This Law “Should Never Have Passed in the First Place,” says Planned Parenthood
WASHINGTON – Today the U.S. Supreme Court announced it has denied the state of Arizona’s request for review of a Ninth Circuit Court of Appeals unanimous ruling last May that a 2012 state law outlawing abortion almost one month earlier than viability determined by a doctor is unconstitutional. However, on Wednesday, the Supreme Court will hold oral argument in a case that seeks to overturn a Massachusetts law designed to protect public safety, patient privacy, and free speech rights outside reproductive health care centers. In March, argument will be held in two cases where employers have sought to deny contraception coverage for their employees.
Statement from Cecile Richards, President of Planned Parenthood Federation of America:
“Today the Court did the right thing, but women’s health is still on the docket — not only at the Supreme Court, but in active cases all across the country. This unprecedented assault against women’s constitutional rights shows it’s time for new leaders who value women’s health. A dangerous and blatantly unconstitutional law like Arizona’s abortion ban should have never passed in the first place.”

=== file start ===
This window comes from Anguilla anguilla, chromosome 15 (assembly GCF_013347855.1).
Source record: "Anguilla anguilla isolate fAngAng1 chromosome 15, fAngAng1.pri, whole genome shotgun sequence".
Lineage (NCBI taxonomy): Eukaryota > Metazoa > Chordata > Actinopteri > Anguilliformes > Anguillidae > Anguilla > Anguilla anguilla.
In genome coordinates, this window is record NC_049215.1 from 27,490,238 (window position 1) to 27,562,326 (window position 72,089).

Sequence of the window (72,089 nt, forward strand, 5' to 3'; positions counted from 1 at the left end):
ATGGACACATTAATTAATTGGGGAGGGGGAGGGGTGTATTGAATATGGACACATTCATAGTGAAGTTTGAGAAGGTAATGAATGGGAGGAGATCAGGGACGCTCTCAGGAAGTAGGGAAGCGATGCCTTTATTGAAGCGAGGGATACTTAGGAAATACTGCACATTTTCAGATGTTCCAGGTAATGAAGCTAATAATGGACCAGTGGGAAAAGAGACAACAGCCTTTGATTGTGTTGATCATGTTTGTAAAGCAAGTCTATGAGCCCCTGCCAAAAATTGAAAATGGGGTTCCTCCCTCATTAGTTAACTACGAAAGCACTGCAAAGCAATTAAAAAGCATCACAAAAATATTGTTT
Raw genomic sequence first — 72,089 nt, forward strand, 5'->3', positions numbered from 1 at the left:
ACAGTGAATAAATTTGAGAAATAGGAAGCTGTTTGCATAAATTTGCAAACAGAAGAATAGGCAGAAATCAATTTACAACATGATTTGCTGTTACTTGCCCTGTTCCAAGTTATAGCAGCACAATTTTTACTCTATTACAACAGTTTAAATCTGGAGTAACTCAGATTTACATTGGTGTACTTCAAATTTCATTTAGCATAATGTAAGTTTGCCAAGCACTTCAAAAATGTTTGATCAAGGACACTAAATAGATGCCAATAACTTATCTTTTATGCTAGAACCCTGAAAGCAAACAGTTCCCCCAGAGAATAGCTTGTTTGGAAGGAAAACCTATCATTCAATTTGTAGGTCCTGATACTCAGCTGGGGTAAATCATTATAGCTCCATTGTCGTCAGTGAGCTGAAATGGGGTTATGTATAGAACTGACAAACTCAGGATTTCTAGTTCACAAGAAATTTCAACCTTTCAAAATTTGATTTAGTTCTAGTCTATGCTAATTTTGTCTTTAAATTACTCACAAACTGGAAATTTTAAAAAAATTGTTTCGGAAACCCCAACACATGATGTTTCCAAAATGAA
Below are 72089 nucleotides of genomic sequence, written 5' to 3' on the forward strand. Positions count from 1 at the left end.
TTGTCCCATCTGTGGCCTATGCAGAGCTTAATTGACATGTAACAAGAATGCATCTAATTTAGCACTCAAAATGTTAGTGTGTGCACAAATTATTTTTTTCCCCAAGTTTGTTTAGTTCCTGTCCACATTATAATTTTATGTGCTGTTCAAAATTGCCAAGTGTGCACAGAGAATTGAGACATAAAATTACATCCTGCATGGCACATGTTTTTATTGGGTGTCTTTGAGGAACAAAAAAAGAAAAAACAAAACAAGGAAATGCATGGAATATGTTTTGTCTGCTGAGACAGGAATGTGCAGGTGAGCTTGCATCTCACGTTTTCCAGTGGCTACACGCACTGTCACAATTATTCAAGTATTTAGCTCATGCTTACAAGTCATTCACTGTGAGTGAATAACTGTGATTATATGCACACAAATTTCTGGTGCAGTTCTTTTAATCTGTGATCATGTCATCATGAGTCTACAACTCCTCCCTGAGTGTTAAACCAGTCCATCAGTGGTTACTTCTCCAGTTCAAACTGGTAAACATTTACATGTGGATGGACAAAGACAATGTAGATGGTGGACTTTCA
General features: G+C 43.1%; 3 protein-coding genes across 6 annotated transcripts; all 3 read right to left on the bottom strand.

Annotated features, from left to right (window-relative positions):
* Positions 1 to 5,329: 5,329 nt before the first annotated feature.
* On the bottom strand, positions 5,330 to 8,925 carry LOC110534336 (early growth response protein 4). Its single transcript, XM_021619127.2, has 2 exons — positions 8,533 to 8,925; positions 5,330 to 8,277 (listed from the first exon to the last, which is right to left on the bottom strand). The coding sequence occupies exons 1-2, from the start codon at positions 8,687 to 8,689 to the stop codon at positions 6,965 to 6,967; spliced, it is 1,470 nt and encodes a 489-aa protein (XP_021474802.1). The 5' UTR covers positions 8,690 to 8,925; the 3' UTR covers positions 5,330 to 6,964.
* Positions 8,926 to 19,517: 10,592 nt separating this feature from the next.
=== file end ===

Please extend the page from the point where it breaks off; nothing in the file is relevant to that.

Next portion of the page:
In the 41 years following Roe v. Wade, in decisions including Planned Parenthood of Southeastern Pennsylvania v. Casey, the Supreme Court has never wavered from the principle that the Constitution protects a woman's right to choose whether to have an abortion, and that therefore, a state may not ban abortion prior to viability. Polls show that a majority of Americans (70 percent) oppose efforts to overturn Roe v. Wade.
The American College of Obstetricians and Gynecologists, the nation’s leading group of physicians providing health care for women, opposes the Arizona abortion ban because it “severely endang[ers] women’s health.”
At issue in McCullen vs. Coakley — before the Court January 15 — is a Massachusetts law establishing a fixed, 35-foot buffer zone during health center operating hours that passed in 2007 after decades of harassment and intimidation of Massachusetts women seeking safe access to legal reproductive health care services, including birth control, cancer screenings, and abortion.
Arguments in lawsuits brought by Hobby Lobby, a for-profit corporation that operates a chain of arts and crafts stores, and another by Conestoga Wood Products, a for-profit corporation that manufactures cabinets, are scheduled for March 25. If the Supreme Court rules in favor of these corporations seeking to deny contraception coverage for their employees, it would create a very slippery slope, giving private, for-profit employers the right to interfere with their employees’ rights to other forms of health coverage based solely on the employers’ religious views.